China will provide Nepal with technology and assistance to build a border land port that will boost trade and serve as a transit point on a proposed railway line, Chinese officials have said.
Chinese Ambassador to Nepal Yang Houlan told Nepali officials last week that China is taking forward plans for a “dry port” at Tatopani near the border with Tibet, following discussions held during Premier Wen Jiabao’s brief half-day visit to Kathmandu in January.
During the visit, both countries also discussed plans for a railway line connecting Nepal and the Tibet Autonomous Region (TAR), and agreed to have more frequent high-level visits. Mr. Wen’s visit was the first high-level visit since that of the former Premier, Zhu Rongji, in 2001.
In a reflection of how both countries are pushing relations forward, a senior Chinese leader is also expected to visit Nepal this summer as part of plans to mark 2012 as a year of friendship, according to diplomatic sources.
Mr. Yang, the Chinese Ambassador, told a meeting of the Nepal-China Chamber of Commerce and Industry (NCCCI) last week that Beijing was providing assistance and technology for constructing a dry port in Tatopani, which links the two countries through a “friendship bridge”, according to a statement posted on the website of the Chinese Foreign Ministry.
Last year, China also opened a port of entry at Gyirong in TAR to make it a major passage for land trade with Nepal. China plans to make Gyirong a 44.5-sq.km. “cross-border free trade zone” with Nepal, according to Chinese media reports, with 1.2 billion yuan ($190 million) spent to upgrade its infrastructure.
A five-year plan for TAR’s development announced in January detailed measures to build highways and rail links to boost connectivity to border regions. Part of the plan is upgrade the 318 National Highway, also known as the “friendship highway”, that runs to Gyirong and to Zhangmu, a border town where much of the trade between China and Nepal takes place.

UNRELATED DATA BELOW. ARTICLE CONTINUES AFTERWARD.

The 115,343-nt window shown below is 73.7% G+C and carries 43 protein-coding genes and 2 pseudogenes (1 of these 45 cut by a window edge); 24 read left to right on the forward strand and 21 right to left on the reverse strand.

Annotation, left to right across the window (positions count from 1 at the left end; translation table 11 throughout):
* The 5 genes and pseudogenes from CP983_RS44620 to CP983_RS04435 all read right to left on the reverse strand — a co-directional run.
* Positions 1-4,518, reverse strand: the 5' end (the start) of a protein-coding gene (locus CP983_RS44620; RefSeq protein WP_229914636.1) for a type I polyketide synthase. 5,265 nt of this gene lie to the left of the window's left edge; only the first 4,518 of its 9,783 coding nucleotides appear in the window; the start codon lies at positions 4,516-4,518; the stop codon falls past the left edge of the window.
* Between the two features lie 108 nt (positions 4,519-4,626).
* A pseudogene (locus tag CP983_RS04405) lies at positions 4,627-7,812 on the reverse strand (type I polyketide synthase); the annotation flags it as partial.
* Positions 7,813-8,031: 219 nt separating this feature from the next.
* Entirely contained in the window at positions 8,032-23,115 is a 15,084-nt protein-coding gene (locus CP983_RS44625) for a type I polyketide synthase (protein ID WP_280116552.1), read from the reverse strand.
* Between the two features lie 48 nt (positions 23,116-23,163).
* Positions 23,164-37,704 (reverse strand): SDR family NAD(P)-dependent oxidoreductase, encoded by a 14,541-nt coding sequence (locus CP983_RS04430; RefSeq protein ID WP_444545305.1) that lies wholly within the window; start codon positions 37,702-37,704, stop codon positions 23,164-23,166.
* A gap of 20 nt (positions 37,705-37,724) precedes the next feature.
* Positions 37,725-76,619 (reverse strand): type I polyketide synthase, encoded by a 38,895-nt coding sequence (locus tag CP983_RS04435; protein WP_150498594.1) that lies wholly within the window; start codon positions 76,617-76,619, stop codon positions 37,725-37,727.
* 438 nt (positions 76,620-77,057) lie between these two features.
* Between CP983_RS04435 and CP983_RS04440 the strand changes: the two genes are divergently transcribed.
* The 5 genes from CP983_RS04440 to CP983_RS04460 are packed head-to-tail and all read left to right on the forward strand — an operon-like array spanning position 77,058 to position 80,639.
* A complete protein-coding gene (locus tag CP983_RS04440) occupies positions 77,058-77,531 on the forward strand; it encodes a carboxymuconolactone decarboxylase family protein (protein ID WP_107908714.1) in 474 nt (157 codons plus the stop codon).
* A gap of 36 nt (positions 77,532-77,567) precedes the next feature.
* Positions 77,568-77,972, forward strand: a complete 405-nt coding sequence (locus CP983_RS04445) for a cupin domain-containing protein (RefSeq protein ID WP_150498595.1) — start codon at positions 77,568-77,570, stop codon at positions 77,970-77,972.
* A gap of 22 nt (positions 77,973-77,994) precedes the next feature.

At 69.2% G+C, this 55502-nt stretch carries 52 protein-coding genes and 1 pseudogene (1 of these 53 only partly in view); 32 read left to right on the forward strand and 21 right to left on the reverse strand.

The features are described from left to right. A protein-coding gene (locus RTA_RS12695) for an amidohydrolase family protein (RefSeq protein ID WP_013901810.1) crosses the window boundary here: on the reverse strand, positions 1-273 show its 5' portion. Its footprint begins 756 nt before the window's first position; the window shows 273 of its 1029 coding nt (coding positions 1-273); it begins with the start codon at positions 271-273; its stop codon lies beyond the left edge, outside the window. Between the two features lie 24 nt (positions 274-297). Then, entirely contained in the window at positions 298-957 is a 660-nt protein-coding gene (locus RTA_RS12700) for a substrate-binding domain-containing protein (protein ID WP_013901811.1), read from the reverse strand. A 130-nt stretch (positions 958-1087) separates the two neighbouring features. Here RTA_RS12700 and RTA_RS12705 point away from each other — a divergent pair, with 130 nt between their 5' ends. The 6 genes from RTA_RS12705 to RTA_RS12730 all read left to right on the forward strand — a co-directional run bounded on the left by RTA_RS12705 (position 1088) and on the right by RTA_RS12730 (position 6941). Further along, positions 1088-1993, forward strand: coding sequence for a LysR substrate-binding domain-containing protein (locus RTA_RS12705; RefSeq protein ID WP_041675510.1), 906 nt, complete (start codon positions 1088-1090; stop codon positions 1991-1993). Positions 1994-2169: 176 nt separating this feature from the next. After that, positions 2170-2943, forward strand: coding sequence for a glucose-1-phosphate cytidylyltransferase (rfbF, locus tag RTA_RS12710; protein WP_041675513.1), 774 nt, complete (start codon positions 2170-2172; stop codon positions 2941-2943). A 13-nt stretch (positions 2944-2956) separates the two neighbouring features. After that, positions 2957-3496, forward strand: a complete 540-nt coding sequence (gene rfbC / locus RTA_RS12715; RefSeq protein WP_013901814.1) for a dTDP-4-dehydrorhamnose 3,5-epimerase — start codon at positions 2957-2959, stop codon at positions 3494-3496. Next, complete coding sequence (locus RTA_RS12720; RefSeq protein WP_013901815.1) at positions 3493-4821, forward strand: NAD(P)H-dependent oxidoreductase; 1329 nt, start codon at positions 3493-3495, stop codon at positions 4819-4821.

The two countries also discussed extending the Tibet railway line to the Nepal border during Mr. Wen’s visit. Nepal President Ram Baran Yadav told Mr. Wen that a railway that would join Nepal and TAR “will further strengthen ties between the two countries”, the official Xinhua news agency reported.
The TAR five-year plan has allocated funds to extend the Qinghai-Tibet railway line, which now runs until Lhasa, to Xigaze (Shigatse in Tibetan), a project that will be completed by 2015. Construction on the line began in September 2010, with $538 million — a quarter of the budget — already spent.
Trade between China and Nepal grew by 61 per cent last year to $1.2 billion. Chinese officials say they see potential for supporting infrastructure and hydropower projects in Nepal with the country facing deficits in both areas.
According to one Chinese analyst who advises the government on its Nepal policy, trade, though still very low, is emerging as a secondary driver to a relationship that has, so far, been largely dominated by Chinese concerns over Tibet. China sees Nepal as crucial to Tibet’s stability, with the country not only serving as an important transit route for Tibetans travelling to India but also home to a large exiled population. Boosting trade ties and commercial support to the Nepali government, the analyst said, would serve a dual purpose of increasing China’s presence in the country and also giving Beijing greater strategic weight to press authorities there to cooperate more closely on the Tibetan issue.